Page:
Healing Human-Land Connections and Fostering Interdependence

Prevention is the best medicine. Another consideration for land healing work is to “repair the divide” and help shift people’s mindsets into a deeper understanding of the interdependence of humans and nature. For generations, culturally, particularly in the west, humans have been moving further and further away from nature and deep connection and don’t see the land as having inherent value beyond any monetary (e.g what resources can I extract for profit). Many humans in the 21st century have almost no connection to the land, and thus, I believe, are not willing to step in to prevent further damage. Thus, part of land healing work can involve us building and healing human-land connections, but within ourselves and in our larger communities. A big part of this is reframing our relationship to nature and to our broader land, giving it inherent value.

Permaculture Triad for Druidry

Permaculture Triad for Druidry

 

For this, I see at least two direct needs:  the first is making changes to our lives to be more in line with the carrying capacity of the earth and regenerative practices.  The second is to help repair human-land connections through working at the level of mindsets and developing new ways and paradigms for humans interacting with the world.

 

Some ideas in this direction:

 

Land Guardianship

If we are to put many of the above practices together, you might find yourself in a guardianship role.  That is, making a long-term commitment to adopting a piece of land, as a protector, healer, and warrior. Committing yourself to that land, working with the spirits of the land closely, and throughout your life.  I’ll be writing more about this in the coming months as a deeper practice.

 

Spiritual Self-care for Land Healers

A final piece, and one that is critical, involves our own self-care. Digging oneself into this work involves being faced with damaged ecosystems, places that you don’t want to see, statistics that you don’t want to read. It involves taking a hard look at our own behavior, the behavior of our ancestors, and engaging in self-critical reflection on “automatic behaviors” in our culture.  This all takes its toll. So a final consideration for land healing work is our own self care, and how we can connect with nature to form reciprocal healing relationships.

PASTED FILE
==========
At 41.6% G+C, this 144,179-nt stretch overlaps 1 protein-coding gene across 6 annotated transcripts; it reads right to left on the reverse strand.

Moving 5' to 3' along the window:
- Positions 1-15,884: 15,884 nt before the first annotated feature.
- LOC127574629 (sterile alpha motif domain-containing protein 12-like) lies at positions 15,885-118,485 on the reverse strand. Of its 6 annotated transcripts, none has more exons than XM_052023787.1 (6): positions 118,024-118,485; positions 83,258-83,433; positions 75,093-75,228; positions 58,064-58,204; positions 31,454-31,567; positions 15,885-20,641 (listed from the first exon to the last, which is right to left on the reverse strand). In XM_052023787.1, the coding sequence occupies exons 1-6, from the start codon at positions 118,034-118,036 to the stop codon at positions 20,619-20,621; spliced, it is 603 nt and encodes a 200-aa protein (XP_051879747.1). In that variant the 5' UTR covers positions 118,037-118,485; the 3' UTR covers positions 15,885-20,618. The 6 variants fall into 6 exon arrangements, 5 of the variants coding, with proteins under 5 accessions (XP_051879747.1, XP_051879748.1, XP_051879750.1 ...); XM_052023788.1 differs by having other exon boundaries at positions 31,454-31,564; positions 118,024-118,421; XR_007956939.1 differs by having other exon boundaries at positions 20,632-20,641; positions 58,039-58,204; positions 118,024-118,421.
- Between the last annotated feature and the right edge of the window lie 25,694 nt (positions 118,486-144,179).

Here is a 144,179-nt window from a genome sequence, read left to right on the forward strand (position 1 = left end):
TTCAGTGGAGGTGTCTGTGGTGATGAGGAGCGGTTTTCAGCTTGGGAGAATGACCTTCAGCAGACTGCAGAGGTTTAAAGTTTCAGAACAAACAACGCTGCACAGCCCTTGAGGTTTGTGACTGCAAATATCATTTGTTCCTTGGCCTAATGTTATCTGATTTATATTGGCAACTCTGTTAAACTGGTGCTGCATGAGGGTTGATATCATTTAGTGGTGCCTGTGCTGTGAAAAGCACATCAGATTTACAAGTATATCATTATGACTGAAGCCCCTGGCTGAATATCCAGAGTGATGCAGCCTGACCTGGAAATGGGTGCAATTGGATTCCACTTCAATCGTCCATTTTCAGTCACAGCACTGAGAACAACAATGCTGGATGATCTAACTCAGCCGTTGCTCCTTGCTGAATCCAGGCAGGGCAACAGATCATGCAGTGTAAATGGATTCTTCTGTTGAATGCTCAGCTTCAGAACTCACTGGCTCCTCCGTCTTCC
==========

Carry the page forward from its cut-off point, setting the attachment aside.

Some practices that help with self care include:

 

Integrating practices

Many of the above practices can be integrated and woven into a complete whole.  I’ve written some of the ways you can integrate, particularly through the Grove of Renewal practices.  I’ll be talking more about this kind of integration in future posts.

 

Taking up Land Healing as a Spiritual Practice February 9, 2020

Sometimes, spirit offers you a call and its a call that can’t be ignored.  Part of the reason I write so much about working physically and energetically with land healing on this blog is that its clear to me now that a large part of my call is in this direction. When I was a child, it was the logging of my forest–and my eventual return to that forest years later. At my first homestead, I had to spend years working to connect with the spirits of the land and heal the land physically.  When I found the current land where I live, everything was perfect about it in terms of features I wanted–except that three acres had been logged pretty heavily. I put my head and my hands and cried–how did I find a perfect piece of land that just had been logged?  The spirits laughed and said, of course, Dana, it is the perfect piece of land for someone like you.  And thus, the lessons of a land healer continue to spiral deeper and deeper as my own spiritual practice grows. I realize that while I’ve written a lot about land healing in my previous series in 2016 and beyond, my own understanding of these practices–for both individuals and groups–has changed a lot. I’ve been refining my thinking about these topics, especially as I keep finding myself in a teaching role to others and with my return to my ancestral lands where the healing need is very strong. Thus, I’d l like to offer a new series on Land Healing practices and go deeper than my previous coverage some years ago (all of the links to my original series can be found here).

 

I feel the impetus for talking about these things now more than ever because of what is happening in the broader world. I’m continuing to reflect on what the 21st century brings for all of us practicing nature-based spirituality. Many of you can probably easily witness the impetus for doing land healing work in your immediate areas: a forest or tree friend being cut, spraying, pollution in the skies or waterways, the loss of species that you used to see, and so on.  In this post, I’ll start with a plea, if you will, for why I think that nearly everyone practicing any kind of earth-based, druid, or nature spirituality should consider taking up land healing practices as a core spiritual practice. After that, throughout this year, I’ll be sharing posts filling in some of the gaps from my previous writing and offering deeper practices.  Next week’s post will offer my revised and expanded framework for land healing practices, which include everything from physical land regeneration techniques to energetic work, witnessing work, apology, land guardianship, shifting your own practices to reduce your footprint on the earth, and self care.

 

The Impetus for Land Healing Practices as Spiritual Practice